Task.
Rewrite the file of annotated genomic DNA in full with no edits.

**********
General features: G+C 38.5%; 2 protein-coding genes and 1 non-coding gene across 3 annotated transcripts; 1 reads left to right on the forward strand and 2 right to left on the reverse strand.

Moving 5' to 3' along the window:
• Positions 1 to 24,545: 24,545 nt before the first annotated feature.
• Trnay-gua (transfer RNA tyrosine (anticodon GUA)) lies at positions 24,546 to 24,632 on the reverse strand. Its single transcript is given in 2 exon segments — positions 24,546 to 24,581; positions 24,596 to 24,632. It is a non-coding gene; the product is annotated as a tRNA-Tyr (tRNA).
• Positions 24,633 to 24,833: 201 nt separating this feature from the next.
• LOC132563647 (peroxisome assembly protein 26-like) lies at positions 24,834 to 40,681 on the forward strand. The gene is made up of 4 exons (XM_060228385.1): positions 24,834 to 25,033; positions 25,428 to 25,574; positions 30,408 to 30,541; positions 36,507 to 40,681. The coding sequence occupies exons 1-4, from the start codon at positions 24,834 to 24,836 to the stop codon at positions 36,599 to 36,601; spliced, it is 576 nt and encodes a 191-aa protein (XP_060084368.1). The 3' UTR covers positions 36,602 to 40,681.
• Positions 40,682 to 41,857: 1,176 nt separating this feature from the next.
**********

General features: G+C 38.5%; 2 protein-coding genes and 1 non-coding gene across 3 annotated transcripts; 1 reads left to right on the forward strand and 2 right to left on the reverse strand.

Moving 5' to 3' along the window:
• Positions 1 to 24,545: 24,545 nt before the first annotated feature.
• Trnay-gua (transfer RNA tyrosine (anticodon GUA)) lies at positions 24,546 to 24,632 on the reverse strand. Its single transcript is given in 2 exon segments — positions 24,546 to 24,581; positions 24,596 to 24,632. It is a non-coding gene; the product is annotated as a tRNA-Tyr (tRNA).
• Positions 24,633 to 24,833: 201 nt separating this feature from the next.
• LOC132563647 (peroxisome assembly protein 26-like) lies at positions 24,834 to 40,681 on the forward strand. The gene is made up of 4 exons (XM_060228385.1): positions 24,834 to 25,033; positions 25,428 to 25,574; positions 30,408 to 30,541; positions 36,507 to 40,681. The coding sequence occupies exons 1-4, from the start codon at positions 24,834 to 24,836 to the stop codon at positions 36,599 to 36,601; spliced, it is 576 nt and encodes a 191-aa protein (XP_060084368.1). The 3' UTR covers positions 36,602 to 40,681.
• Positions 40,682 to 41,857: 1,176 nt separating this feature from the next.